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Is your garden throwing shade?

Tuberous begonias are beautiful additions to shade gardens. (Photos: Debbie Arrington)

Workshop focuses on the brighter side of planting shady yards
We love our trees, but sometimes fret that their leafy branches work too well in blocking the sun. What can be grown in all that shade?

To the rescue come the UCCE Master Gardeners of El Dorado County. On Saturday, Aug. 25, their free workshop, "Shade Gardening," will enlighten gardeners on the joys of plants that thrive in the shade.

As Master Gardener Susan Corey-McAlpine writes in the group's newsletter, "There is possibly no more perfect gardening activity for these hot summer afternoons than planning a shade garden, a haven of private coolness."

She notes that the amount of sun exposure a site receives determines what plants can grow there. Full shade is determined as getting less than 1 hour of sun daily, while part shade is 1 to 2 hours of sun exposure daily. Part sun is 4 to 5 hours daily, and full sun is more than 6 hours daily.

Hydrangeas such as this Incrediball variety
are great for shady areas.
In addition to Corey-McAlpine, the workshop will be conducted by Master Gardeners Merry Campbell, who chairs the Shade Garden at the Sherwood Demonstration Garden, and EJ Kipping.

They will cover topics such as soil content, shade plants with color, and the special attention needed for planting under oaks.

The workshop runs from 9 a.m. to noon at the Government Center, Building C Hearing Room,  2850 Fairlane Ct., Placerville. No advance registration is required.

For more information on the El Dorado Master Gardeners' programs: 530-621-5512 or

-- Kathy Morrison


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Garden Checklist for week of June 23

Get to work in the mornings while it’s still cool.

* Irrigate early in the day; your plants will appreciate it.

* Generally, tomatoes need deep watering two to three times a week, but don't let them dry out completely. That can encourage blossom-end rot.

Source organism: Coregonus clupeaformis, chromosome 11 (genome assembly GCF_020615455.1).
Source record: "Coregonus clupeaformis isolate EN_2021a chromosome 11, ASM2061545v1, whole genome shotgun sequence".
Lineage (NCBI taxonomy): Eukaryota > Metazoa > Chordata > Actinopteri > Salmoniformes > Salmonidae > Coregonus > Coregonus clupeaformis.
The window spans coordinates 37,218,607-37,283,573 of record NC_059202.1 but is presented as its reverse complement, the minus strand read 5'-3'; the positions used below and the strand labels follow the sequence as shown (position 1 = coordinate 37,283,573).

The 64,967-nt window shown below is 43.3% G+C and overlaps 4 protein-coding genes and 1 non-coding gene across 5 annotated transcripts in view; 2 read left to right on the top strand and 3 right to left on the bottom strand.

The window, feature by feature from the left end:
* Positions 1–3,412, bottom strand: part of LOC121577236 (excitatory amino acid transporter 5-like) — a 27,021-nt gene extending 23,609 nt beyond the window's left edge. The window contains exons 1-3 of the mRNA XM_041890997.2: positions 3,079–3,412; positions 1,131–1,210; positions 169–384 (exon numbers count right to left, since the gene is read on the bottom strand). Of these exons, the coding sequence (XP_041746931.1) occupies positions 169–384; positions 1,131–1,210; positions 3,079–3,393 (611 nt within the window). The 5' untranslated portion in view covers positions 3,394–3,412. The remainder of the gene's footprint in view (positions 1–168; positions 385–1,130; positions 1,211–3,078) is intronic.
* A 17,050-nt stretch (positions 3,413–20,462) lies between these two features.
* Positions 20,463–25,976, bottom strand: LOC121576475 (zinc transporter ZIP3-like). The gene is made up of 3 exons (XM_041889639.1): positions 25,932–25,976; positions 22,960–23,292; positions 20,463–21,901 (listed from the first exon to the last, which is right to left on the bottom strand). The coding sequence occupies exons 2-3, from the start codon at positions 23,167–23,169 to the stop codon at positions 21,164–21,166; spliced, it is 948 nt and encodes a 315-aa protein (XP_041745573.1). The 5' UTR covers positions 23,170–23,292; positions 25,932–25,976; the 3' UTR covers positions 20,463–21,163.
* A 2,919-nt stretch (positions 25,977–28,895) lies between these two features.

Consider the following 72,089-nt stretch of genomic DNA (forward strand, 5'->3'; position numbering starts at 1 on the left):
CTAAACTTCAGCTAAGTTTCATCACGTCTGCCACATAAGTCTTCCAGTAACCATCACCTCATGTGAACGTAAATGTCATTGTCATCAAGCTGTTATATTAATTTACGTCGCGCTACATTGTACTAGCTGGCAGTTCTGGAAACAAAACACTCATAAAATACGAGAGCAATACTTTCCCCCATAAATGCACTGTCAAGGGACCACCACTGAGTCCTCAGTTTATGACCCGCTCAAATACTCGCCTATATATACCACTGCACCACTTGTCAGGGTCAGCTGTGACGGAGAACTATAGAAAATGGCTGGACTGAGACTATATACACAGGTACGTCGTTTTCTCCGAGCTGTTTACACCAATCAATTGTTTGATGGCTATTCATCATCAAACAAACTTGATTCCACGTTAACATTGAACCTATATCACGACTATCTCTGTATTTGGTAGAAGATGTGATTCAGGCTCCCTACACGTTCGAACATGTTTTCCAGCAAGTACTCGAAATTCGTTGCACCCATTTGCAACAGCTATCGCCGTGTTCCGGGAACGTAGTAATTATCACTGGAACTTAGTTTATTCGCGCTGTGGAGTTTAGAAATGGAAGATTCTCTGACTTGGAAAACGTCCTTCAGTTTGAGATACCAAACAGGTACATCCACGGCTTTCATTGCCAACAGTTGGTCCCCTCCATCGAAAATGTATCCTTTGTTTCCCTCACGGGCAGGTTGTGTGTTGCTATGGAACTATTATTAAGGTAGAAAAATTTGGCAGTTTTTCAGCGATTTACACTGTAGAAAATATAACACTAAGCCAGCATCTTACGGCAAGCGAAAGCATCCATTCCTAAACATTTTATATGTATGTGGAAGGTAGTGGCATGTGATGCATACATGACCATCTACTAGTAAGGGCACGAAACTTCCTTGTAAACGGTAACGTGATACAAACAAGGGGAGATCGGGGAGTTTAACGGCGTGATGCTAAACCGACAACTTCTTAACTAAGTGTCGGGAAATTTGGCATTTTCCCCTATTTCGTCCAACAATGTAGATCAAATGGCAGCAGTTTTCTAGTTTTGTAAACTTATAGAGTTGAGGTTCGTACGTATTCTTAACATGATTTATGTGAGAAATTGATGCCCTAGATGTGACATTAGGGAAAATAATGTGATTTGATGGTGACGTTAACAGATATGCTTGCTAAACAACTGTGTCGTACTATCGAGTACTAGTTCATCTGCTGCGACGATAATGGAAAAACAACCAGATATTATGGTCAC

* Let the grass grow longer. Set the mower blades high to reduce stress on your lawn during summer heat. To cut down on evaporation, water your lawn deeply during the early hours of the morning, between 2 and 8 a.m.

* Tie up vines and stake tall plants such as gladiolus and lilies. That gives their heavy flowers some support.

* Dig and divide crowded bulbs after the tops have died down.

* Feed summer flowers with a slow-release fertilizer.

* Mulch, mulch, mulch! This “blanket” keeps moisture in the soil longer and helps your plants cope during hot weather.

* Avoid pot “hot feet.” Place a 1-inch-thick board under container plants sitting on pavement. This little cushion helps insulate them from radiated heat.

* Thin grapes on the vine for bigger, better clusters later this summer.

* Cut back fruit-bearing canes on berries.

* Feed camellias, azaleas and other acid-loving plants. Mulch to conserve moisture and reduce heat stress.

* Cut back Shasta daisies after flowering to encourage a second bloom in the fall.

* Trim off dead flowers from rose bushes to keep them blooming through the summer. Roses also benefit from deep watering and feeding now. A top dressing of aged compost will keep them happy. It feeds as well as keeps roots moist.

* Pinch back chrysanthemums for bushier plants with many more flowers in September.

* From seed, plant corn, pumpkins, radishes, melons, squash and sunflowers.

* Plant basil to go with your tomatoes. 

* Transplant summer annuals such as petunias, marigolds and zinnias.

* It’s also a good time to transplant perennial flowers including astilbe, columbine, coneflowers, coreopsis, dahlias, rudbeckia, salvia and verbena.

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